It was a thrilling tale of will they, won’t they, but in the end Canada and the US agreed on a trade deal, which was signed today by Canada, the United States and Mexico at the G20 leaders’ summit in Buenos Aires. While large parts of the new Canada-United States-Mexico Agreement (CUSMA) seem to be a perfunctory rehash of NAFTA, the deal does have some significant consequences for IP law in member states. While a long list of changes can be found throughout the IP chapter, I’ll focus on the ‘big league’ stuff (i.e. copyright, patents and trademarks).
Under the CUSMA, Canada will have a 2.5-year transition period (Article 20.90) to increase the length of copyright protection to life plus 70 years for works, and life plus 75 years for performances. The duration of protection for copyright in performances won’t be changing dramatically (up from 70), but with the length for works currently at life plus 50 years, the new trade deal represents a significant change (i.e. a length of time equivalent to 5/6 of my lifetime) (Article 20.63). It remains to be seen how the deal will affect marginal cases. From the text of the agreement, it seems open for the parties to decide what happens to copyright protections that expire during the transition period. A hard cut-off may be simplest, but it’s not clear that would be fair to owners. The rights-balancing involved should not be understated, since the short transition period means that a more gradual change will be difficult, if not impossible – it is very much a 2-or-20 year extension situation.
Canada’s notice-and-notice framework will persist under the new deal (Article 20.89); for a brief introduction to the notice-and-notice regime, see my review of the recent Rogers v Voltage Supreme Court decision. While Section J (and its Annex) of the CUSMA IP Chapter preserves the framework, the specificity of the language removes some of the flexibility that Canadian law might otherwise have to respond as notice-and-notice continues to evolve. In the long run, might this increase the risk that Canada shifts to the CUSMA-default notice-and-takedown regime that already governs south of the border?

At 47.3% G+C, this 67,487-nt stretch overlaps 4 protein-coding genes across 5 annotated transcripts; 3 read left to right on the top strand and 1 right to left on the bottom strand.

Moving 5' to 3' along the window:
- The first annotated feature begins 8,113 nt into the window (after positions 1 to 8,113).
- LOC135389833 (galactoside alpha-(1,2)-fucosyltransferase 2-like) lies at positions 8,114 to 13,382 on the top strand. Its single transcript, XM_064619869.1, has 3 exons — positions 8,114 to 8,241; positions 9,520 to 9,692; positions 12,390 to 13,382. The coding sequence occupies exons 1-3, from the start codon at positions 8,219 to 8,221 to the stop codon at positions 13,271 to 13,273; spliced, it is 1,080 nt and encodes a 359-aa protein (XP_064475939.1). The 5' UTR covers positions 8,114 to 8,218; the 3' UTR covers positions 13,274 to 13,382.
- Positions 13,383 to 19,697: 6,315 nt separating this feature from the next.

The CUSMA also goes out of its way to make sure that criminal and civil remedies exist for tampering with digital locks or removing digital watermarks (although criminal remedies were already in place for the former). Nonetheless, a host of common-sense exceptions are directly enumerated, including circumvention by non-profit libraries, archives, educational institutions, or public noncommercial broadcasters, or for research or national security purposes. (Articles 20.67, 20.68)
In trademarks, statutory damages may be required for trademark counterfeiting (Article 20.82). Given the Canadian experience with statutory damages for copyright infringement this is a controversial move; according to Prof. David Vaver, statutory damages may encourage litigation of worthless claims and unfairly compensate rights holders, though on the other hand it may streamline the enforcement of rights protected by law. However, because of the open-ended nature of the provisions, having a system of ‘additional’ (i.e. exemplary or pecuniary) damages instead of statutory ones may suffice (Article 20.82).